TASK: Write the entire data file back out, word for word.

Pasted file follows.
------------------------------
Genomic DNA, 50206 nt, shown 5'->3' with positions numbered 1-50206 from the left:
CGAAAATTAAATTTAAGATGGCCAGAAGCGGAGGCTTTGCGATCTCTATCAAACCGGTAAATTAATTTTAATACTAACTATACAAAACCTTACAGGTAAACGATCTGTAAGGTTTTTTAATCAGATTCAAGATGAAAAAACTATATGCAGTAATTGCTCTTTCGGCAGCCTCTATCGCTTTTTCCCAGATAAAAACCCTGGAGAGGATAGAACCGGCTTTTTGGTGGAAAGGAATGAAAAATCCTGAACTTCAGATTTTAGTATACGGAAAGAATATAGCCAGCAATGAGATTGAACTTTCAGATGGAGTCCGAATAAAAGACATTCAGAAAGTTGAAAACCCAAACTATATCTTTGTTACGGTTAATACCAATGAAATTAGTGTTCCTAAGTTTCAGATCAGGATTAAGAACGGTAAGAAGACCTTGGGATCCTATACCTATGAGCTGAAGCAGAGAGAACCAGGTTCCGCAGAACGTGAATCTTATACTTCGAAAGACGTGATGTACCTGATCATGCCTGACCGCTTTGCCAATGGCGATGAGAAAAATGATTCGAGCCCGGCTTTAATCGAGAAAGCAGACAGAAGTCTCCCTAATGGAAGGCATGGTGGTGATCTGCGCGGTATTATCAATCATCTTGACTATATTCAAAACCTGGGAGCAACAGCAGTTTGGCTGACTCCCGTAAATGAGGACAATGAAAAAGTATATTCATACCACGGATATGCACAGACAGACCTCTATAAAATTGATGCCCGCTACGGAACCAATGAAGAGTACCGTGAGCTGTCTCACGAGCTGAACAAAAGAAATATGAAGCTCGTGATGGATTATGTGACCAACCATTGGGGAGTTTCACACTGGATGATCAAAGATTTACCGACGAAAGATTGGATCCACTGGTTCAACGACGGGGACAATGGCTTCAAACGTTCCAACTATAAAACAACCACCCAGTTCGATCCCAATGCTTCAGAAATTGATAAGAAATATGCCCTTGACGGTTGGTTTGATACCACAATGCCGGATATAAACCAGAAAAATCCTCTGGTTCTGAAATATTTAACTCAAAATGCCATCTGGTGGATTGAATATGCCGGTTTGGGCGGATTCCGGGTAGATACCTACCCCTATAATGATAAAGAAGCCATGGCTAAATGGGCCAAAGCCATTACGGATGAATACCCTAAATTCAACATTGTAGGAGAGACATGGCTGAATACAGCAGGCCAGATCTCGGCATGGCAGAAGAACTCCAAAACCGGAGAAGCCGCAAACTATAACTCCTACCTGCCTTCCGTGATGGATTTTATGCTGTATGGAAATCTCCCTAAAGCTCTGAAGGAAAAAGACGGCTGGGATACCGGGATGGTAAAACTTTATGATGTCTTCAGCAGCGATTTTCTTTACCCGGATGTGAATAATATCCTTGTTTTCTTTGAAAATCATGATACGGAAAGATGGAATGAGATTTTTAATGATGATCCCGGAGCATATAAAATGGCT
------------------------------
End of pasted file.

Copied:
Genomic DNA, 50206 nt, shown 5'->3' with positions numbered 1-50206 from the left:
CGAAAATTAAATTTAAGATGGCCAGAAGCGGAGGCTTTGCGATCTCTATCAAACCGGTAAATTAATTTTAATACTAACTATACAAAACCTTACAGGTAAACGATCTGTAAGGTTTTTTAATCAGATTCAAGATGAAAAAACTATATGCAGTAATTGCTCTTTCGGCAGCCTCTATCGCTTTTTCCCAGATAAAAACCCTGGAGAGGATAGAACCGGCTTTTTGGTGGAAAGGAATGAAAAATCCTGAACTTCAGATTTTAGTATACGGAAAGAATATAGCCAGCAATGAGATTGAACTTTCAGATGGAGTCCGAATAAAAGACATTCAGAAAGTTGAAAACCCAAACTATATCTTTGTTACGGTTAATACCAATGAAATTAGTGTTCCTAAGTTTCAGATCAGGATTAAGAACGGTAAGAAGACCTTGGGATCCTATACCTATGAGCTGAAGCAGAGAGAACCAGGTTCCGCAGAACGTGAATCTTATACTTCGAAAGACGTGATGTACCTGATCATGCCTGACCGCTTTGCCAATGGCGATGAGAAAAATGATTCGAGCCCGGCTTTAATCGAGAAAGCAGACAGAAGTCTCCCTAATGGAAGGCATGGTGGTGATCTGCGCGGTATTATCAATCATCTTGACTATATTCAAAACCTGGGAGCAACAGCAGTTTGGCTGACTCCCGTAAATGAGGACAATGAAAAAGTATATTCATACCACGGATATGCACAGACAGACCTCTATAAAATTGATGCCCGCTACGGAACCAATGAAGAGTACCGTGAGCTGTCTCACGAGCTGAACAAAAGAAATATGAAGCTCGTGATGGATTATGTGACCAACCATTGGGGAGTTTCACACTGGATGATCAAAGATTTACCGACGAAAGATTGGATCCACTGGTTCAACGACGGGGACAATGGCTTCAAACGTTCCAACTATAAAACAACCACCCAGTTCGATCCCAATGCTTCAGAAATTGATAAGAAATATGCCCTTGACGGTTGGTTTGATACCACAATGCCGGATATAAACCAGAAAAATCCTCTGGTTCTGAAATATTTAACTCAAAATGCCATCTGGTGGATTGAATATGCCGGTTTGGGCGGATTCCGGGTAGATACCTACCCCTATAATGATAAAGAAGCCATGGCTAAATGGGCCAAAGCCATTACGGATGAATACCCTAAATTCAACATTGTAGGAGAGACATGGCTGAATACAGCAGGCCAGATCTCGGCATGGCAGAAGAACTCCAAAACCGGAGAAGCCGCAAACTATAACTCCTACCTGCCTTCCGTGATGGATTTTATGCTGTATGGAAATCTCCCTAAAGCTCTGAAGGAAAAAGACGGCTGGGATACCGGGATGGTAAAACTTTATGATGTCTTCAGCAGCGATTTTCTTTACCCGGATGTGAATAATATCCTTGTTTTCTTTGAAAATCATGATACGGAAAGATGGAATGAGATTTTTAATGATGATCCCGGAGCATATAAAATGGCT